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Linux / UNIX View Only Configuration File Directives ( Uncommented Lines of a Config File )

Most Linux and UNIX-like system configuration files are documented using comments, but some time I just need to see line of configuration text in a config file. How can I view just the uncommented configuration file directives from squid.conf or httpd.conf file? How can I strip out comments and blank lines on a Linux or Unix-like systems?

To view just the uncommented lines of text in a config file
Tutorial details
DifficultyEasy (rss)
Root privilegesNo
Requirementsgrep/egrep/sed
Estimated completion time1m
use the grep, sed, awk, perl or any other text processing utility provided by UNIX / BSD / OS X / Linux operating systems.

grep command example to strip out command

You can use the gerp command as follows:
$ grep -v "^#" /path/to/config/file
$ grep -v "^#" /etc/apache2/apache2.conf

Sample outputs:

 
ServerRoot "/etc/apache2"
 
LockFile /var/lock/apache2/accept.lock
 
PidFile ${APACHE_PID_FILE}
 
Timeout 300
 
KeepAlive On
 
MaxKeepAliveRequests 100
 
KeepAliveTimeout 15
 
 
<IfModule mpm_prefork_module>
    StartServers          5
    MinSpareServers       5
    MaxSpareServers      10
    MaxClients          150
    MaxRequestsPerChild   0
</IfModule>
 
<IfModule mpm_worker_module>
    StartServers          2
    MinSpareThreads      25
    MaxSpareThreads      75
    ThreadLimit          64
    ThreadsPerChild      25
    MaxClients          150
    MaxRequestsPerChild   0
</IfModule>
 
<IfModule mpm_event_module>
    StartServers          2
    MaxClients          150
    MinSpareThreads      25
    MaxSpareThreads      75
    ThreadLimit          64
    ThreadsPerChild      25
    MaxRequestsPerChild   0
</IfModule>
 
User ${APACHE_RUN_USER}
Group ${APACHE_RUN_GROUP}
 
 
AccessFileName .htaccess
 
<Files ~ "^\.ht">
    Order allow,deny
    Deny from all
    Satisfy all
</Files>
 
DefaultType text/plain
 
 
HostnameLookups Off
 
ErrorLog /var/log/apache2/error.log
 
LogLevel warn
 
Include /etc/apache2/mods-enabled/*.load
Include /etc/apache2/mods-enabled/*.conf
 
Include /etc/apache2/httpd.conf
 
Include /etc/apache2/ports.conf
 
LogFormat "%v:%p %h %l %u %t \"%r\" %>s %O \"%{Referer}i\" \"%{User-Agent}i\"" vhost_combined
LogFormat "%h %l %u %t \"%r\" %>s %O \"%{Referer}i\" \"%{User-Agent}i\"" combined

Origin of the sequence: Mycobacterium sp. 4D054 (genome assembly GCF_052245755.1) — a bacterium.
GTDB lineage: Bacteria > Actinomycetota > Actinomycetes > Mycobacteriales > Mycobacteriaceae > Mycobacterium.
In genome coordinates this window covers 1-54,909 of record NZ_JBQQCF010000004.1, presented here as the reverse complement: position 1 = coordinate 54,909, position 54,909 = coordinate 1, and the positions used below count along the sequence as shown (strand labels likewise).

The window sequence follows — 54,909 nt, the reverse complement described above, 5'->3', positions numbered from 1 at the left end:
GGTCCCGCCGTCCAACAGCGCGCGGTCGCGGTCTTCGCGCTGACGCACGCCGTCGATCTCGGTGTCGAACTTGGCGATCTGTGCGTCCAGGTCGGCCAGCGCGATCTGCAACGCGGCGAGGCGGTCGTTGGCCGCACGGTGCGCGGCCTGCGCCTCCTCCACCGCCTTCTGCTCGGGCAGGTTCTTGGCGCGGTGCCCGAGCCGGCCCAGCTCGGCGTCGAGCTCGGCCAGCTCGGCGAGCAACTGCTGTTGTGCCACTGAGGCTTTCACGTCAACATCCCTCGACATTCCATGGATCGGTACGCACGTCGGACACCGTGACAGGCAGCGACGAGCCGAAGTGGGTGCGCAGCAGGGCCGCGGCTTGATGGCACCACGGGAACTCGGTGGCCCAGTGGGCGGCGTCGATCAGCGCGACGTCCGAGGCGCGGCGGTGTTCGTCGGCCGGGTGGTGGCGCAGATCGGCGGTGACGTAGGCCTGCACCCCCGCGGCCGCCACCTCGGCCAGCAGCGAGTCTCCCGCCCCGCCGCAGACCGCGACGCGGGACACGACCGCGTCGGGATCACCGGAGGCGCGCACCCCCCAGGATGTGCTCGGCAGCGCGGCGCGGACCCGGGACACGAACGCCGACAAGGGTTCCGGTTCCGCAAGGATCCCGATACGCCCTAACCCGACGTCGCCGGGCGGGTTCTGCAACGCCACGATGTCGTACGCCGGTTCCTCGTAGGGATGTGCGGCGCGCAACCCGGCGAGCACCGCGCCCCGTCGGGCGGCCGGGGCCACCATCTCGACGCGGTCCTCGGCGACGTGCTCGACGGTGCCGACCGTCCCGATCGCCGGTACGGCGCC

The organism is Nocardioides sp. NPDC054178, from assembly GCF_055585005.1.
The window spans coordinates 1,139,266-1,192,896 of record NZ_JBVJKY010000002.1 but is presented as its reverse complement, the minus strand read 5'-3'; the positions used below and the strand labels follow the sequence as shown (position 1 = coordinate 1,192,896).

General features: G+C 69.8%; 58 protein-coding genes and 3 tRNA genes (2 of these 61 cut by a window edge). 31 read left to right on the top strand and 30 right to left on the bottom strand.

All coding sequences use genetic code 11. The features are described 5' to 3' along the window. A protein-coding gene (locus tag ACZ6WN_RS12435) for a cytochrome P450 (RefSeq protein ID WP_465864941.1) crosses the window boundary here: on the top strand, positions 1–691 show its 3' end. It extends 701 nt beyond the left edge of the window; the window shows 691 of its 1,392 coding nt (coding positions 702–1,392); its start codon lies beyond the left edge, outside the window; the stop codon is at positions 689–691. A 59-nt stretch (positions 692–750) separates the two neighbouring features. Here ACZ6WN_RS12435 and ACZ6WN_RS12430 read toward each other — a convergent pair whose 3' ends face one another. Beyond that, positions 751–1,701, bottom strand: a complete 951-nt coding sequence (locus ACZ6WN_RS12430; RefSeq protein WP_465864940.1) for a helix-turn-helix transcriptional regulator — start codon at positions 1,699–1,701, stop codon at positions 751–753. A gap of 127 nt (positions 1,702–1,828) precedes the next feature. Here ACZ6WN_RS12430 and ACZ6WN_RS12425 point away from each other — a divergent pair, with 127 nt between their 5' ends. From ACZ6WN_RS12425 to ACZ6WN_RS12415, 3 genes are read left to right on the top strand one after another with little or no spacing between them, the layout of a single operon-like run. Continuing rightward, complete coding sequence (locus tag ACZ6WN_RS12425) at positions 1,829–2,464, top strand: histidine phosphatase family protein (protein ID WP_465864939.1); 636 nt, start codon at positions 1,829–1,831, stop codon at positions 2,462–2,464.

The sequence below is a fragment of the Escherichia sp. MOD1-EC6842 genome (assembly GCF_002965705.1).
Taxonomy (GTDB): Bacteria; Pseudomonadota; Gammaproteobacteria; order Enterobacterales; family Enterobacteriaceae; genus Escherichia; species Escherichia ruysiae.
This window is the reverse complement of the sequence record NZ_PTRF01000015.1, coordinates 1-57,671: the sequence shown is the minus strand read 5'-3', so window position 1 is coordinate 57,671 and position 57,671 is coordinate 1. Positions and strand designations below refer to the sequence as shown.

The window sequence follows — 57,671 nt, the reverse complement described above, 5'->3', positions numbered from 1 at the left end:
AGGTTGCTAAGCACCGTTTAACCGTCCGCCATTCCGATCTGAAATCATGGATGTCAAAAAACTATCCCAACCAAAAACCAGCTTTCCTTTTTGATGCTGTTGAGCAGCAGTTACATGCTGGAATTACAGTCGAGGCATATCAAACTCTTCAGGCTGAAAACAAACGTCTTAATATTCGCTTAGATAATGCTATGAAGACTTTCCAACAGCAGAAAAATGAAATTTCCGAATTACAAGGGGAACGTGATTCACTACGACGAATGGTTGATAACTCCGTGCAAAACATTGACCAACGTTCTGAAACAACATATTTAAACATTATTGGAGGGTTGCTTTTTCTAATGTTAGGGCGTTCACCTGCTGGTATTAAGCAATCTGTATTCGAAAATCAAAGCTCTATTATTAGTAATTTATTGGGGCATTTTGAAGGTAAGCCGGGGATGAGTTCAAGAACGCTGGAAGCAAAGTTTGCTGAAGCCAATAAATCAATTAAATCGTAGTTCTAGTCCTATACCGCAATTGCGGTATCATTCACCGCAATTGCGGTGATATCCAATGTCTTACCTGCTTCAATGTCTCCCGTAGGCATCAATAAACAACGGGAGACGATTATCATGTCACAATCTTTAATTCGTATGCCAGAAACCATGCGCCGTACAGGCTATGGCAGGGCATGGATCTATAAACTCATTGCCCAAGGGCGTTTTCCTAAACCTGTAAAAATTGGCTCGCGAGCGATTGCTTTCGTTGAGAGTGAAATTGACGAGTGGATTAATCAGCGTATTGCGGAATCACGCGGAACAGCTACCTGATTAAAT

LogFormat "%h %l %u %t \"%r\" %>s %O" common
LogFormat "%{Referer}i -> %U" referer
LogFormat "%{User-agent}i" agent
 
CustomLog /var/log/apache2/other_vhosts_access.log vhost_combined
 
 
 
Include /etc/apache2/conf.d/
 
Include /etc/apache2/sites-enabled/
 

To suppress blank lines use egrep command, run:

 
egrep -v "^#|^$" /etc/apache2/apache2.conf
## or pass it to the page such as more or less ##
egrep -v "^#|^$" /etc/apache2/apache2.conf | less
 
## Bash function ######################################
## or create function or alias and use it as follows ##
## viewconfig /etc/squid/squid.conf                  ##
#######################################################
viewconfig(){
   local f="$1"
   [ -f "$1" ] && command egrep -v "^#|^$" "$f" || echo "Error $1 file not found."
}
 

Sample output:

Fig.01: Unix/Linux Egrep Strip Out Comments Blank Lines

Fig.01: Unix/Linux Egrep Strip Out Comments Blank Lines

Understanding grep/egrep command line options

The -v option invert the sense of matching, to select non-matching lines. This option should work under all posix based systems. The regex ^$ matches and removes all blank lines and ^# matches and removes all comments that starts with a "#".

sed Command example

GNU / sed command can be used as follows:
$ sed '/ *#/d; /^ *$/d' /path/to/file
$ sed '/ *#/d; /^ *$/d' /etc/apache2/apache2.conf

GNU or BSD sed can update your config file too. The syntax is as follows to edit files in-place, saving backups with the specified extension such as .bak:

 
sed -i'.bak.2015.12.27' '/ *#/d; /^ *$/d' /etc/apache2/apache2.conf
 

For more info see man pages - grep(1), sed(1)

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{ 7 comments… add one }

  • Jeff Schroeder May 29, 2008, 2:11 pm

    Thats a trick I’ve been using for years, but have came up with a better way to do it than you:

    egrep -v ‘^#|^$’ /etc/httpd/conf/httpd.conf

    Your sed line does the exact same thing in removing empty lines. Egrep is more concise.

    • sss December 31, 2010, 11:08 am

      # egrep -v ‘^#|^$’ dovecot.conf
      -su: ^$’: command not found

      not quite foolproof :)

  • Raj May 29, 2008, 2:42 pm

    Same trick here but with cat -s

    grep -v “^#” httpd.conf | cat -s

    Indeed, jeff has demonstrated a better way.

  • Jeff Schroeder December 31, 2010, 3:18 pm

    @sss: Clearly… you aren’t typing the command the same as I did. Why? Because the pipe is being interpreted by the shell and is trying to run it. That tells me that you didn’t actually put it in the single quotes aka ‘ ‘ like your command says. If you did, the shell would not be able to interpret it. Well unless your shell is something really really buggy and I don’t think thats the case as too much would break.

  • Philip October 14, 2011, 6:36 pm

    Wow, Jeff coming back literally years later to correct sss, hah

    • Guy Incognito July 18, 2013, 3:31 pm

      Look closer.
      sss posted his reply to Jeff’s original comment years after the OP was made. Jeff responded to sss a matter of hours after sss made his reply.

      Who me? I’m just passing by… =P

  • ntk January 28, 2012, 3:27 pm

    hi, is there a table comparing the syntax between regex in sed and grep? Otherwise could you help me to write in sed the command, check a string, that it should contains cafe, it should have no more then 6 alpha characters and not 3 immediate repeating of the number, or char like cafewaterloo, is ok, caffe111waterloo is not allowed, but cafe 101 waterloo is ok for example

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